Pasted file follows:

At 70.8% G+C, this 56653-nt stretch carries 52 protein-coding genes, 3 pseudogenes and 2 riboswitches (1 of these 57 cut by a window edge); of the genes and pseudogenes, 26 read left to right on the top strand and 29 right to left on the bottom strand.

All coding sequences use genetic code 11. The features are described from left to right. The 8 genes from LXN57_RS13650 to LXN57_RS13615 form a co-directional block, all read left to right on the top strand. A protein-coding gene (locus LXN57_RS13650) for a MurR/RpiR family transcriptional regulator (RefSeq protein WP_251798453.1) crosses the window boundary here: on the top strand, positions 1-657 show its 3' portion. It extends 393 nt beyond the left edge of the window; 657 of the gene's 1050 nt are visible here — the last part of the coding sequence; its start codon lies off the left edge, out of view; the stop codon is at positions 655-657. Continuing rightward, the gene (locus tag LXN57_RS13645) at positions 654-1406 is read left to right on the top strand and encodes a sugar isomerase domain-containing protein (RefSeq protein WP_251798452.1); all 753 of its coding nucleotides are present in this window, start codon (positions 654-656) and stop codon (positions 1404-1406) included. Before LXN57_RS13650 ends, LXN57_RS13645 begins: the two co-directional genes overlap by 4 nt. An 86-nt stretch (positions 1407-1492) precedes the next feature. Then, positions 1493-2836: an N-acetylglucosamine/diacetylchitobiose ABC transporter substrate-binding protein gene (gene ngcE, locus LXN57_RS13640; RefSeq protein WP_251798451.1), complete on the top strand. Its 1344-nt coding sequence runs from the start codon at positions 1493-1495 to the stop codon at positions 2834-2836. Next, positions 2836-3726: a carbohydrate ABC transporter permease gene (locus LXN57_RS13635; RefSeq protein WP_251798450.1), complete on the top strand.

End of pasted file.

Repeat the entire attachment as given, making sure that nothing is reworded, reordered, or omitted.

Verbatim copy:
At 70.8% G+C, this 56653-nt stretch carries 52 protein-coding genes, 3 pseudogenes and 2 riboswitches (1 of these 57 cut by a window edge); of the genes and pseudogenes, 26 read left to right on the top strand and 29 right to left on the bottom strand.

All coding sequences use genetic code 11. The features are described from left to right. The 8 genes from LXN57_RS13650 to LXN57_RS13615 form a co-directional block, all read left to right on the top strand. A protein-coding gene (locus LXN57_RS13650) for a MurR/RpiR family transcriptional regulator (RefSeq protein WP_251798453.1) crosses the window boundary here: on the top strand, positions 1-657 show its 3' portion. It extends 393 nt beyond the left edge of the window; 657 of the gene's 1050 nt are visible here — the last part of the coding sequence; its start codon lies off the left edge, out of view; the stop codon is at positions 655-657. Continuing rightward, the gene (locus tag LXN57_RS13645) at positions 654-1406 is read left to right on the top strand and encodes a sugar isomerase domain-containing protein (RefSeq protein WP_251798452.1); all 753 of its coding nucleotides are present in this window, start codon (positions 654-656) and stop codon (positions 1404-1406) included. Before LXN57_RS13650 ends, LXN57_RS13645 begins: the two co-directional genes overlap by 4 nt. An 86-nt stretch (positions 1407-1492) precedes the next feature. Then, positions 1493-2836: an N-acetylglucosamine/diacetylchitobiose ABC transporter substrate-binding protein gene (gene ngcE, locus LXN57_RS13640; RefSeq protein WP_251798451.1), complete on the top strand. Its 1344-nt coding sequence runs from the start codon at positions 1493-1495 to the stop codon at positions 2834-2836. Next, positions 2836-3726: a carbohydrate ABC transporter permease gene (locus LXN57_RS13635; RefSeq protein WP_251798450.1), complete on the top strand.